Even With Mild COVID-19, Athletes Need Cardiac Testing Before Returning to Play

Will Pass

May 15, 2020

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Potential risks of cardiac injury posed by coronavirus disease 2019 (COVID-19) infection warrant a cautious return-to-play for highly active people and competitive athletes who test positive, according to leading sports cardiologists.

To prevent cardiac injury, athletes should rest for at least 2 weeks after symptoms resolve, then undergo cardiac testing before returning high-level competitive sports, reported lead author Dermot Phelan, MD, PhD , of Atrium Health in Charlotte, N.C., and colleagues.

These recommendations, which were published in JAMA Cardiology, are part of a clinical algorithm that sorts athletes based on coronavirus test status and symptom severity. The algorithm offers a clear timeline for resumption of activity, with management decisions for symptomatic individuals based on additional diagnostics, such as high-sensitivity troponin testing and electrocardiogram.

Despite a scarcity of relevant clinical data, Dr. Phelan said that he and his colleagues wanted to offer their best recommendations to the athletic community, who had been reaching out for help.

"We were getting calls and messages from amateur and professional sporting organizations from around the country asking for guidance about what to do," Dr. Phelan said. "So a number of us from the American College of Cardiology Sports and Exercise Council decided that we really should provide some guidance even in the absence of good, strong data, for what we feel is a reasonable approach."

The recommendations were based on what is known of other viral infections, as well as risks posed by COVID-19 that may be worsened by athletic activity.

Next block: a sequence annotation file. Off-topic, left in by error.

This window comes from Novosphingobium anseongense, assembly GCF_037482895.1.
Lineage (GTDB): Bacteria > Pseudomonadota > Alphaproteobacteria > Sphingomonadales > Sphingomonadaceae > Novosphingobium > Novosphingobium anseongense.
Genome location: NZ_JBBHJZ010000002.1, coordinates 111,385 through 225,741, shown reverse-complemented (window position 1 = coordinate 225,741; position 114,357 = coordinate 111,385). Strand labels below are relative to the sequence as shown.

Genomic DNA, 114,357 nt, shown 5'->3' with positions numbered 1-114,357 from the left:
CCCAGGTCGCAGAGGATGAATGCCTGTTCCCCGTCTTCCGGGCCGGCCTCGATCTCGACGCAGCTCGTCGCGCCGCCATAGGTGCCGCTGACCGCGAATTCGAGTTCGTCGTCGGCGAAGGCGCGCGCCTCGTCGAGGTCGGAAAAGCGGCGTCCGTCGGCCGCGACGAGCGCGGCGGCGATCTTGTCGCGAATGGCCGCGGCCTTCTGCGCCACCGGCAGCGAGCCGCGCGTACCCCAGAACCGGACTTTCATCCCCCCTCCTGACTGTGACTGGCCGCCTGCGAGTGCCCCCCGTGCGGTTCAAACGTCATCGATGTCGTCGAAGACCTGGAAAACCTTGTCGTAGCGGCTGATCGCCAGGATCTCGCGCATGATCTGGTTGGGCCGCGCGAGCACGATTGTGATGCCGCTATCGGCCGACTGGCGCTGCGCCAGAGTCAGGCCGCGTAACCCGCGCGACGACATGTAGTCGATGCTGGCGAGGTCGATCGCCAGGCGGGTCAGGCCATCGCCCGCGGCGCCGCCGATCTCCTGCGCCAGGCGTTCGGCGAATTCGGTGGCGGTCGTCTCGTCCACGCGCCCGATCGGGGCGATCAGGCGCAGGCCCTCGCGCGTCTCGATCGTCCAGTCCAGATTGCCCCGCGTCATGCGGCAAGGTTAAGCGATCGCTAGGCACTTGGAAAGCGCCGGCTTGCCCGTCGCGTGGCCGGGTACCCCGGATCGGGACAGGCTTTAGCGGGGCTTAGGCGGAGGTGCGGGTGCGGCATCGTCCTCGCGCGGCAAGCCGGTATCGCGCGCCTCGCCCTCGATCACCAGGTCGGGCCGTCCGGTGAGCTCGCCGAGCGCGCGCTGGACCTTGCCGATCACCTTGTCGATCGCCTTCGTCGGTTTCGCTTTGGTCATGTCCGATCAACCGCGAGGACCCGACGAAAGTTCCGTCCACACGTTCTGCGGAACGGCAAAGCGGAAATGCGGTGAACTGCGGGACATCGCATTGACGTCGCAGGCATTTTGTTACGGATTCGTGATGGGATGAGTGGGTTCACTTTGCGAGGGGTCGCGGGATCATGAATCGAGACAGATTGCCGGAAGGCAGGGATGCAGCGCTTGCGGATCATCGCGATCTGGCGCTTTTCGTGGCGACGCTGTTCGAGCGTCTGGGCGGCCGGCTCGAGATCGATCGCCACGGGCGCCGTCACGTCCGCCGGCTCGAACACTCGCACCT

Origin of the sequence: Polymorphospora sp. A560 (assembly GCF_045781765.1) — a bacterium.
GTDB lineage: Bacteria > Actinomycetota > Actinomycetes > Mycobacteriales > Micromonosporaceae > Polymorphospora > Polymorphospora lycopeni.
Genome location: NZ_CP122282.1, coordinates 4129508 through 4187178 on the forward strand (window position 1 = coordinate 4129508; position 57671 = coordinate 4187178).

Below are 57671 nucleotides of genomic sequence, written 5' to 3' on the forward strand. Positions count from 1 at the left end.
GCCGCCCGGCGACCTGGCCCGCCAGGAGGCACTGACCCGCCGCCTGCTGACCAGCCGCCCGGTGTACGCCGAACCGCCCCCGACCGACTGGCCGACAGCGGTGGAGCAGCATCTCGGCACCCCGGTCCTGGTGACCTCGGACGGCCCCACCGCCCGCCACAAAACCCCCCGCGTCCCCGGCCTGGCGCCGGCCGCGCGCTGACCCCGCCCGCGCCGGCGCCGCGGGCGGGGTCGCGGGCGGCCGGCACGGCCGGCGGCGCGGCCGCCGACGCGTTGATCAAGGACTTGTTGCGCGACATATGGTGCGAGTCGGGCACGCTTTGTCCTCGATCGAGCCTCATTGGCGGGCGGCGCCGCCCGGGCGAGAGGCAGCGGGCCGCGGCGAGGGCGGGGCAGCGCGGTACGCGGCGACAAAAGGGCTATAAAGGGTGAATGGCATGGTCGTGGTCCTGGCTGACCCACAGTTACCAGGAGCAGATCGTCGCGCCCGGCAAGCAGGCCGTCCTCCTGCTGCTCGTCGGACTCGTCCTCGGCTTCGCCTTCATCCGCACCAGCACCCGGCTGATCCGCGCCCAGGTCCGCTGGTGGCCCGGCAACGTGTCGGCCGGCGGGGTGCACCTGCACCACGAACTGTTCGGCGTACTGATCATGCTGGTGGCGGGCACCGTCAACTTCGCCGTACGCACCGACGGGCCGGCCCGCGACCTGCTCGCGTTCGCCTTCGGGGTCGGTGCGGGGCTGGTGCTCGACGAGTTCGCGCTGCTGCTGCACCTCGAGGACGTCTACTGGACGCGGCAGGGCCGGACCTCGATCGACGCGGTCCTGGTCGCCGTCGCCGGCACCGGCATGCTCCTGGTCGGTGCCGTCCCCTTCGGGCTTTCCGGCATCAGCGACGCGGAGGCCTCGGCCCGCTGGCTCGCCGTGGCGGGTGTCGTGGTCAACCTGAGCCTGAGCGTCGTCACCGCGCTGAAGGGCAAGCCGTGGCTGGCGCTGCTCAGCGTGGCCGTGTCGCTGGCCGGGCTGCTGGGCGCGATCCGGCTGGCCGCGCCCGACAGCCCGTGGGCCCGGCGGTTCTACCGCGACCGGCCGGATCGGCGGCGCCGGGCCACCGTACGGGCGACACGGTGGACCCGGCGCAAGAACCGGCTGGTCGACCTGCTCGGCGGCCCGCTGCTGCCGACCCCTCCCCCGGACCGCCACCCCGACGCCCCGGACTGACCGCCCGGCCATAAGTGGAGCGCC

"We know that, when people have an active infection, vigorous exercise can lower immunity, and that can make the infection worse," Dr. Phelan said. "That really applies very strongly in people who have had myocarditis. If you exercise when you have myocarditis, it actually increases viral replication and results in increased necrosis of the heart muscle. We really want to avoid exercising during that active infection phase."

Myocarditis is one of the top causes of sudden cardiac death among young athletes, Dr. Phelan said, "so that's a major concern for us."

According to Dr. Phelan, existing data suggest a wide range of incidence of 7%-33% for cardiac injury among patients hospitalized for COVID-19. Even the low end of this range, at 7%, is significantly higher than the incidence rate of 1% found in patients with non–COVID-19 acute viral infections.

"This particular virus appears to cause more cardiac insults than other viruses," Dr. Phelan said.

The incidence of cardiac injury among nonhospitalized patients remains unknown, leaving a wide knowledge gap that shaped the conservative nature of the present recommendations.

With more information, however, the guidance may "change dramatically," Dr. Phelan said.

"If the data come back and show that no nonhospitalized patients got cardiac injury, then we would be much more comfortable allowing return to play without the need for cardiac testing," he said.

Conversely, if cardiac injury is more common than anticipated, then more extensive testing may be needed, he added.

As the algorithm stands, high-sensitivity troponin testing and/or cardiac studies are recommended for all symptomatic athletes; if troponin levels are greater than the 99th percentile or a cardiac study is abnormal, then clinicians should follow return-to-play guidelines for myocarditis. For athletes with normal tests, slow resumption of activity is recommended, including close monitoring for clinical deterioration.

As Dr. Phelan discussed these recommendations in a broader context, he emphasized the need for caution, both preventively, and for cardiologists working with recovering athletes.

"For the early stage of this reentry into normal life while this is still an active pandemic, we need to be cautious," Dr. Phelan said. "We need to follow the regular CDC guidelines, in terms of social distancing and handwashing, but we also need to consider that those people who have suffered from COVID-19 may have had cardiac injury. We don't know that yet. But we need to be cautious with these individuals and test them before they return to high-level competitive sports."

One author disclosed a relationship with the Atlanta Falcons.

SOURCE: Phelan D et al. JAMA Cardiology. 2020 Apr 13. doi: 10.1001/jamacardio.2020.2136.

This story originally appeared on MDedge.com.


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